TERRE HAUTE – A movie inspired by vintage cinema will, fittingly, serve as the opening act in a reawakening of a classic venue, the Indiana Theatre.
Opened Jan. 28, 1922, the structure reached its 90th birthday quietly, with limited activity during 2012.
Weve not been closed up. Its just been limited activity, said Roger Aleshire, co-owner of the theater with his wife, Kathy. The economys just been slow, so weve been real selective about what were going to do.
Were starting to see a little bit of a pickup, he told the Tribune-Star.
Its 54-foot screen – the second largest in the state – lit up again this weekend with showings of Gila. The movie, filmed in Franklin, is based loosely on Giant Gila Monster, a 1959 flick that became a cult favorite among sci-fi fans. In a nod toward the original, Gila features, according to its billing, a ferocious, rampaging giant gila monster, classic hot rods, vintage 50s rock n roll music, cute coeds, drag racing, and an all-star cast who rally to defend their small town.
With showings through today, Gila made its state premiere in Indiana earlier this month. There is a possibility of another film making its debut at the theater later this fall, Aleshire said.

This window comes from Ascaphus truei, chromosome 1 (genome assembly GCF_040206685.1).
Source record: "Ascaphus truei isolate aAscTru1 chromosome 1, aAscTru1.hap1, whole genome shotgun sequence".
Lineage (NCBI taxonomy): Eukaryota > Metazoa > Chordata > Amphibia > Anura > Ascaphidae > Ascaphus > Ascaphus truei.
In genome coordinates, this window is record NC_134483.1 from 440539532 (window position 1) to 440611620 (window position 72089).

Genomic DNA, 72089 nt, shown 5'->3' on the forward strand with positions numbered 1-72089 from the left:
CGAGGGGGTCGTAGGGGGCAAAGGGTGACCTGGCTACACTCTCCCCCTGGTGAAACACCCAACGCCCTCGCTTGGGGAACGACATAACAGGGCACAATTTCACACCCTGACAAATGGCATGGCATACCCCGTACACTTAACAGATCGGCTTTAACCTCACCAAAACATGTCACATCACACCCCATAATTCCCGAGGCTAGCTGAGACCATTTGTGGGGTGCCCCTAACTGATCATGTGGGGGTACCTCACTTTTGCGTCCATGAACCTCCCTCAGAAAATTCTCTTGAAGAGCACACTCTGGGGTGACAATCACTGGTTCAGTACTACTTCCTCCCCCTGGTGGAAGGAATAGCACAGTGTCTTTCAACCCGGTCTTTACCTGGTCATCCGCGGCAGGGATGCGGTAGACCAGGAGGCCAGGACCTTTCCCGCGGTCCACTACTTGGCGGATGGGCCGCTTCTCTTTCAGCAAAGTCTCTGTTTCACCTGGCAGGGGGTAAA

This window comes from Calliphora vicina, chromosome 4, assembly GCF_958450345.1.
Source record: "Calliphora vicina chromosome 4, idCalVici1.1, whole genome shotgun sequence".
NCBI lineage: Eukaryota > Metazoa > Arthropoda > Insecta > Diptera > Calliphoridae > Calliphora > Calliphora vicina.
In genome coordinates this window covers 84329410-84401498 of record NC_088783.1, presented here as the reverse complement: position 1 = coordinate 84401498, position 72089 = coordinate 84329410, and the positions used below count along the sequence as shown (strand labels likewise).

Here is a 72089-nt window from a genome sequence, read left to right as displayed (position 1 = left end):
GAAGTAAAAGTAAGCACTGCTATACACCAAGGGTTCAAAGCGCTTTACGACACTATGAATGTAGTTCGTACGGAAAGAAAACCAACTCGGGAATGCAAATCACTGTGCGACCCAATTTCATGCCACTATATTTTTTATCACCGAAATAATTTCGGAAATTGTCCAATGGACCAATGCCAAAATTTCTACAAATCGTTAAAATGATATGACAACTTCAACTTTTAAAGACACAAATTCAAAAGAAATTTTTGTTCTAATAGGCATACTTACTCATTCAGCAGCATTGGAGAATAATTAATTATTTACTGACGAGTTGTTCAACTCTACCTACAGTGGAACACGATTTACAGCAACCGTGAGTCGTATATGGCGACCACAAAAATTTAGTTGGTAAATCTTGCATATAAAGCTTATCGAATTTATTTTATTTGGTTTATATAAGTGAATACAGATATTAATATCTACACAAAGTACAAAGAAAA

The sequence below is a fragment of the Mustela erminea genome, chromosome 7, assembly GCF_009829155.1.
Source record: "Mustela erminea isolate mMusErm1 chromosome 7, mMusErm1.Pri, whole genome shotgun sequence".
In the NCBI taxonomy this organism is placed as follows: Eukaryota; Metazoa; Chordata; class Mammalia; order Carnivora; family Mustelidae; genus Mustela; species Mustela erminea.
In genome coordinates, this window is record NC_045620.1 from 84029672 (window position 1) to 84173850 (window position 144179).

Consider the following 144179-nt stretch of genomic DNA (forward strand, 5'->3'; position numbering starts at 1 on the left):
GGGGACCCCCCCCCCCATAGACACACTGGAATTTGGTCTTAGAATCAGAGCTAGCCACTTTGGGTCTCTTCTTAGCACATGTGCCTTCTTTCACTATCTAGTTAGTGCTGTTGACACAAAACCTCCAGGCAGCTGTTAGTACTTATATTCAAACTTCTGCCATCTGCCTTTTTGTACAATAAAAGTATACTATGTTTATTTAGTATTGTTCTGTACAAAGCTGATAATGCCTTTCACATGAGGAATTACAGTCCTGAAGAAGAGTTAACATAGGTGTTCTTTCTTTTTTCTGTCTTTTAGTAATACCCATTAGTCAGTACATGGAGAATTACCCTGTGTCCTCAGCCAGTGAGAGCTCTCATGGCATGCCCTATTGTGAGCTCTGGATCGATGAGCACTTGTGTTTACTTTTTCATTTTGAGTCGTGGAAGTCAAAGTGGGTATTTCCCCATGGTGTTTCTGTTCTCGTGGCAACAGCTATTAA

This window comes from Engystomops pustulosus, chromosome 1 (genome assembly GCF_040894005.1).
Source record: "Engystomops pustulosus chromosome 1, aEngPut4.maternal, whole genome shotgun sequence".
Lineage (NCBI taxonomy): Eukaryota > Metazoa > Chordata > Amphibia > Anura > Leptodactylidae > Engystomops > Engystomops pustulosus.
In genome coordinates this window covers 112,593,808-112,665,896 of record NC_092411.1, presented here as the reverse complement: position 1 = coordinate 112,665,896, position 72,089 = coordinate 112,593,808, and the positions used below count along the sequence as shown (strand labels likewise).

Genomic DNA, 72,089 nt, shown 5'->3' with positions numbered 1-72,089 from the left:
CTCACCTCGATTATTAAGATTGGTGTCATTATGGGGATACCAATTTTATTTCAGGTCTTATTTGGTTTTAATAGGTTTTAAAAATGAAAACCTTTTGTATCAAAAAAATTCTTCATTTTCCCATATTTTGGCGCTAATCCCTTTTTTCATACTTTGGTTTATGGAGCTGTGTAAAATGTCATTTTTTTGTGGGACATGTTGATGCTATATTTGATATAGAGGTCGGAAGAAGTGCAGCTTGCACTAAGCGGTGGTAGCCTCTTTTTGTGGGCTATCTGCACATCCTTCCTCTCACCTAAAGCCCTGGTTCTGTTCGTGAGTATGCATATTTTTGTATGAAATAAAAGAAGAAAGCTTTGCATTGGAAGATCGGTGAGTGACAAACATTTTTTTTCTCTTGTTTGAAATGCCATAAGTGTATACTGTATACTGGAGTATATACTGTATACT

Then, on Oct. 13, psychedelic-rock music returns to the Indiana Theater. Echoes of Pompeii, a Chicago-based Pink Floyd tribute band, will perform songs by the legendary British group, accompanied by a laser light show. Echoes of Pompeii played at the Indiana Theater on March 24.
That was pretty well received. The house wasnt full, but the people enjoyed the show, Aleshire said.
He hopes to bring another musical act later this fall. Those, with tickets in the $20 to $25 range, work well in the 1,600-seat theater, Aleshire said. (Tickets for Echoes of Pompeii cost $25.)
Were looking to do more of those kinds of shows this fall, and again in spring, he said.
Autumn and spring are the best seasons to offer entertainment there, Aleshire explained.
Theres too many things to compete with in the summer time, he said, and winter theater traffic is slower.
Next month, the Aleshires will mark their ninth year as owners of the ornate theater.
The entire industry has gone through a lot of changes since then, Roger Aleshire said.
Using Spanish baroque style, famed 20th-century theater architect John Eberson designed the local facility. His 1920s creations once dotted the nation, but the Indiana was one of only 18 known to still be in operation as of 2006.